Firefighter Tragedy

There aren’t many jobs that require more bravery than being a firefighter.  You risk your life to try to save those in danger, battling a blaze that could take the floor from under you or burst unexpectedly through a wall.  When your job is fighting wildfires, when wind conditions can shift suddenly and fires can leap quickly from tree to tree, the risks are even greater.

So it was yesterday in Arizona, when 19 firefighters — 19! — were killed while trying to contain a huge wildfire in Yarnell, Arizona.  It’s the largest loss of firefighters in a single day since 9/11.

The firefighters were part of an experienced, elite unit that was attempting to clear brush to prevent the spread of the fire.  The members of the unit were equipped with the latest technology, including special fire retardant blankets that are designed to allow firefighters to dig a hole, crouch in, cover themselves with the blanket, and hope that the fire burns over the top of the blanket without harming them.  Yesterday, though, something happened.  The fire turned, caught the firefighters in the wrong position, and the result was disaster.  Some of the dead firefighters were found beneath their fire blankets, but the heat and flames were too intense for the technology.  It must have been a terrifying and horrible way to go.  Two members of the unit somehow survived and are being treated for severe burns.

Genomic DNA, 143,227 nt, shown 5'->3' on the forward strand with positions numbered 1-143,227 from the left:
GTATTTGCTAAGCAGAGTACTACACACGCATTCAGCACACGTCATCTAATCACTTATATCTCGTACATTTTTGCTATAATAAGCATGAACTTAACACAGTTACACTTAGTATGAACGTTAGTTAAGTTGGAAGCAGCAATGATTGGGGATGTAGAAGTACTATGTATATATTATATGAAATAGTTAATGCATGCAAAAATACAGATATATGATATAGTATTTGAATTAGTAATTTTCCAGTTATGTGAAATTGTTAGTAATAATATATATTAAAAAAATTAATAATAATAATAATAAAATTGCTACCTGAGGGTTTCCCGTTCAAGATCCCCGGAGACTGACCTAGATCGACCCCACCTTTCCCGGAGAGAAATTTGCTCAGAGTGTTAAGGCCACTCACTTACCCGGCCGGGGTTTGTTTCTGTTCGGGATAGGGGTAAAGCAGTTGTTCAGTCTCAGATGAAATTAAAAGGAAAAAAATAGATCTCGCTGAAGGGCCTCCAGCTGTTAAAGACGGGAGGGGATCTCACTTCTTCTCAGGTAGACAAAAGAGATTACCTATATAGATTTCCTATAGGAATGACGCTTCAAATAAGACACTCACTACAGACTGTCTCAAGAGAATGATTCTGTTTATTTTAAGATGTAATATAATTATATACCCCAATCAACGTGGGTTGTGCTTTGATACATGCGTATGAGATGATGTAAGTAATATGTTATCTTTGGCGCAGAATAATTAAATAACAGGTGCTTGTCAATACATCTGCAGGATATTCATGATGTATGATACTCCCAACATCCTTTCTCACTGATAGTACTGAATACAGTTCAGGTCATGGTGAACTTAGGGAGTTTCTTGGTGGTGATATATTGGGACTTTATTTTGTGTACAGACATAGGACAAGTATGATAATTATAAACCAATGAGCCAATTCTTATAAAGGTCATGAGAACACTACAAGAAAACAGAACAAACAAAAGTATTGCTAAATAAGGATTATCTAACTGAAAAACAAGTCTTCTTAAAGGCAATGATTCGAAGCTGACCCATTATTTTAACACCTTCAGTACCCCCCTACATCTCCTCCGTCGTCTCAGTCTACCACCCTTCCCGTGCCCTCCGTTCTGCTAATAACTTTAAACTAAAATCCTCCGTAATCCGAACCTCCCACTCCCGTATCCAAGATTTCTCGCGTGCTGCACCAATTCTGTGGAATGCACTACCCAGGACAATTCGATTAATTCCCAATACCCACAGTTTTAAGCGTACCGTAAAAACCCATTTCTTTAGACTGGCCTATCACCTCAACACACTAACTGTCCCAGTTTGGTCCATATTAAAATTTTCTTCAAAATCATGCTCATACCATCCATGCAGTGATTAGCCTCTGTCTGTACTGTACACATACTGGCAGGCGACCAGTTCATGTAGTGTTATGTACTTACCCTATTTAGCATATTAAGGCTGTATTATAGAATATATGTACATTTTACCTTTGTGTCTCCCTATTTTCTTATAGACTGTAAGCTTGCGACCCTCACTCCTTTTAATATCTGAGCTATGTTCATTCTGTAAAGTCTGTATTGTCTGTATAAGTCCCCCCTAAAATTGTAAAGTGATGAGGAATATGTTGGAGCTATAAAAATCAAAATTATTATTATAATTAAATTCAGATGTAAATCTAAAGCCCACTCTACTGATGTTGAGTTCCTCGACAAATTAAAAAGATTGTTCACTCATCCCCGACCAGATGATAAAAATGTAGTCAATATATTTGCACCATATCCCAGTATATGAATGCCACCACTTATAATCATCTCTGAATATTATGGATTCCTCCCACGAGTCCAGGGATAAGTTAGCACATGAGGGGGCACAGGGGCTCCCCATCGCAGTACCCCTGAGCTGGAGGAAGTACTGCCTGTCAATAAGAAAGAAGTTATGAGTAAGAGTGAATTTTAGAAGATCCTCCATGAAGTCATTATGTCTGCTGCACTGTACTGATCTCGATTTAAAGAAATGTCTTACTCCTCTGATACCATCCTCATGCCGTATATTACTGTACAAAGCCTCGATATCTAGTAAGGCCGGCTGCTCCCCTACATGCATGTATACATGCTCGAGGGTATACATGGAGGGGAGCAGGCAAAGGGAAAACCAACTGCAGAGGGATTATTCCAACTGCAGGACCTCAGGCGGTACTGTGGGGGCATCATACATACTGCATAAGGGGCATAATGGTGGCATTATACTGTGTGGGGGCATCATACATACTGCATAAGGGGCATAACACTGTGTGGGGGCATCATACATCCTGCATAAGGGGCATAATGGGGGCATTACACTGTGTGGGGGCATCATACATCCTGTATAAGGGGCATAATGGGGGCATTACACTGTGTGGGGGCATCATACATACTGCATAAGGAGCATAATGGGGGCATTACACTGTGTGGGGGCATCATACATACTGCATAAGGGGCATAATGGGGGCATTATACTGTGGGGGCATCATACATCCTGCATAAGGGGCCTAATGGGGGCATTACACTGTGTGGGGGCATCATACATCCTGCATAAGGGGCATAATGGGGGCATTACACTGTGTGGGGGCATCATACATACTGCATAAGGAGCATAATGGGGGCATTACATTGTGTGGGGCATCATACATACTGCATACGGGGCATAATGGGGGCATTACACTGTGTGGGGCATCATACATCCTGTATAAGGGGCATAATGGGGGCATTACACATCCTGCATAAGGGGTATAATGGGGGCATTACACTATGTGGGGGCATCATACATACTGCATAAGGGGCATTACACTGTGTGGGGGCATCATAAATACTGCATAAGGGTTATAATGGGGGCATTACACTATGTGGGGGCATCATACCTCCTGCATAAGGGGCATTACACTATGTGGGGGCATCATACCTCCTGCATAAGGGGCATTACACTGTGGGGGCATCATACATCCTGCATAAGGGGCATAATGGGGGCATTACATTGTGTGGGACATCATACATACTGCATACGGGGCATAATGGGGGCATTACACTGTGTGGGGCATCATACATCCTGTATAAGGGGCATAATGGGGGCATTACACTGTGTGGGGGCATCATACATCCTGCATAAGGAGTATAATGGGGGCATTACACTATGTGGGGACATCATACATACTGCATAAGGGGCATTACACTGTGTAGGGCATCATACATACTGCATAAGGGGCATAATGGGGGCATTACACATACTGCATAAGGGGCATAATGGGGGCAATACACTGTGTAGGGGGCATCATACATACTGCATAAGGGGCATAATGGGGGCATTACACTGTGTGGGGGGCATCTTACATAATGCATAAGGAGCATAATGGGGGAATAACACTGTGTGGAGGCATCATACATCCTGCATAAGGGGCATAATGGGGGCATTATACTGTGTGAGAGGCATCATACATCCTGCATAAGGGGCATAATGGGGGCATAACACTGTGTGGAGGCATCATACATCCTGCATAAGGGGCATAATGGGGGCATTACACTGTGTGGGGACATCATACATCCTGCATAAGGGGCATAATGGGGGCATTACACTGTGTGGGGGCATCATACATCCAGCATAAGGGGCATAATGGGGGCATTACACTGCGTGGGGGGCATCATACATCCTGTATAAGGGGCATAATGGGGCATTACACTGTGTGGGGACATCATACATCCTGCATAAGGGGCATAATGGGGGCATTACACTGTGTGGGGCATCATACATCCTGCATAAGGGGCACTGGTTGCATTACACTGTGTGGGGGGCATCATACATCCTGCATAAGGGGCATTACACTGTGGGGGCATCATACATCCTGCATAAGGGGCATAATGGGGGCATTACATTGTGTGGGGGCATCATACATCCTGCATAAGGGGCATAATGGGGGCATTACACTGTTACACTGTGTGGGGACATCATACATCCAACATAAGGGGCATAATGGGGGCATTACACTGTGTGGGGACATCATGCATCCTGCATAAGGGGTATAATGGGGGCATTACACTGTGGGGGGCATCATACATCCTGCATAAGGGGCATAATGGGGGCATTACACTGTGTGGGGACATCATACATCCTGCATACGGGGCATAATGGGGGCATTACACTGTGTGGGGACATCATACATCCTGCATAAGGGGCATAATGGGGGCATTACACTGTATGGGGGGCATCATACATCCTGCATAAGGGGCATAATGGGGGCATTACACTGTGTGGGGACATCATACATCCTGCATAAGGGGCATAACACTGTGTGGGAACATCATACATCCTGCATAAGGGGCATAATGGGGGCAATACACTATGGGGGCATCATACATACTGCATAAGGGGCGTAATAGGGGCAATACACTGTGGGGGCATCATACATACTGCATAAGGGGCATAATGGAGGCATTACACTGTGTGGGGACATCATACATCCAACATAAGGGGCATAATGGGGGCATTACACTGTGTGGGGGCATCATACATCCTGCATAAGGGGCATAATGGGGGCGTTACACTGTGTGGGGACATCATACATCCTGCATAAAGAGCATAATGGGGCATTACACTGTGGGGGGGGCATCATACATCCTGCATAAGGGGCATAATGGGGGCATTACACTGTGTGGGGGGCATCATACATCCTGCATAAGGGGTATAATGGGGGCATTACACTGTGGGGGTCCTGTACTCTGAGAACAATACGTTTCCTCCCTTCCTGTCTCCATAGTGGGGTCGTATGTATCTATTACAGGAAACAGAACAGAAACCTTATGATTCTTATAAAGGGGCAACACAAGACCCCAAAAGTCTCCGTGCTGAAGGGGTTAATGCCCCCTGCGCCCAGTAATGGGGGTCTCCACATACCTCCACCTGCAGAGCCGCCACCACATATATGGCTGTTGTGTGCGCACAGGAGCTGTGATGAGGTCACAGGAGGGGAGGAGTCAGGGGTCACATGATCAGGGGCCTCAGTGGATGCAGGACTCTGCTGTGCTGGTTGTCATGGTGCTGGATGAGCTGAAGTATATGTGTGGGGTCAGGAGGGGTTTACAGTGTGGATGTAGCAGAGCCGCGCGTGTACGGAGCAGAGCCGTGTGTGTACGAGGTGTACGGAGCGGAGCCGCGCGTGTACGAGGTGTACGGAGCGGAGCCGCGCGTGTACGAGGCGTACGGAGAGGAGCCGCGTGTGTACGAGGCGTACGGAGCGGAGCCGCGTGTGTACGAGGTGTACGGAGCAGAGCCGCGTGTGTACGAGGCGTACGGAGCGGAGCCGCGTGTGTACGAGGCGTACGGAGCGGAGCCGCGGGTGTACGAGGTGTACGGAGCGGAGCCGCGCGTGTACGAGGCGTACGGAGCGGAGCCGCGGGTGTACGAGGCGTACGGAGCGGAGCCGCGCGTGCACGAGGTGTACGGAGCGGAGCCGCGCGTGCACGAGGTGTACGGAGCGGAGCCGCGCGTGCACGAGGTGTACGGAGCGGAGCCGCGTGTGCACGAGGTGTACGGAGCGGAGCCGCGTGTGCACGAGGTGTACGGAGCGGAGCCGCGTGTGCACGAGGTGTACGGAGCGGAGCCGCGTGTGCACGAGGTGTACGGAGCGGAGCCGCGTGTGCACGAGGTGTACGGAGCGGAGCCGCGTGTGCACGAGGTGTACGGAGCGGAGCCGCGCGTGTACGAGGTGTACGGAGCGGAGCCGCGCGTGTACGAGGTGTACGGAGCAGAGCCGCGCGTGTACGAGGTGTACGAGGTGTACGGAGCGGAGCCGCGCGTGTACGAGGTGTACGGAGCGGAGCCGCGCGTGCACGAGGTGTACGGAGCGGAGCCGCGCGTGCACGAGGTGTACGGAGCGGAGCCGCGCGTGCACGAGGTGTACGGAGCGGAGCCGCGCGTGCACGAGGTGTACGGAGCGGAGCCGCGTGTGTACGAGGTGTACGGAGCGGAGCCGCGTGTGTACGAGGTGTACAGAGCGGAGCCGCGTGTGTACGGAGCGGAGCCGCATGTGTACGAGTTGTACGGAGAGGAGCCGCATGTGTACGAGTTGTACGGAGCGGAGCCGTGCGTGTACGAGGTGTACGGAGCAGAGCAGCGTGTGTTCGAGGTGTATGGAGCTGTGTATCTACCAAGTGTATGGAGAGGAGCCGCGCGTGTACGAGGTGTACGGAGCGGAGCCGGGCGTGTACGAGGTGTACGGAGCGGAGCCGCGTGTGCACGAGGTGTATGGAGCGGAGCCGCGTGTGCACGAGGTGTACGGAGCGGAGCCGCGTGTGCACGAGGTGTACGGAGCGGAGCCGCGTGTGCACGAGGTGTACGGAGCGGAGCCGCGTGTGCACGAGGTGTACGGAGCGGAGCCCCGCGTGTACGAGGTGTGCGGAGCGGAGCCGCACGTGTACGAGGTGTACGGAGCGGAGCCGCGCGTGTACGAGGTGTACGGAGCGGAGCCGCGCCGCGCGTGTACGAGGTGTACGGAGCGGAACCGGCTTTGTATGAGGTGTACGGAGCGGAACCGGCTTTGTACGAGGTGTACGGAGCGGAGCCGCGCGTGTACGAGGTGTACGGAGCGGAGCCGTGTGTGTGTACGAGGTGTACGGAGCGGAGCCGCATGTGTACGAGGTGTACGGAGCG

The Yarnell fire was started by lightning, during a period of intense heat in the desert southwest.  It’s a natural occurrence that probably has been happening for thousands of years.  The difference is that now people are building houses in those arid hills, and when fires start they expect firefighters to try to stop the fires and save their homes.  Every summer, we read about wildfires threatening communities in California, Arizona, Nevada, and other states in the western U.S.

When a tragedy like this occurs, and so many people die, I wonder:  why are we allowing people to build houses in places that are regularly exposed to wildfires, and why are we asking courageous firefighters, and their families, to run deadly risks as a result?  Wouldn’t it be prudent to reexamine our western land use policies, rather than regularly mourning the loss of some of our bravest citizens who died trying to protect homes that should not have been built in the first place?

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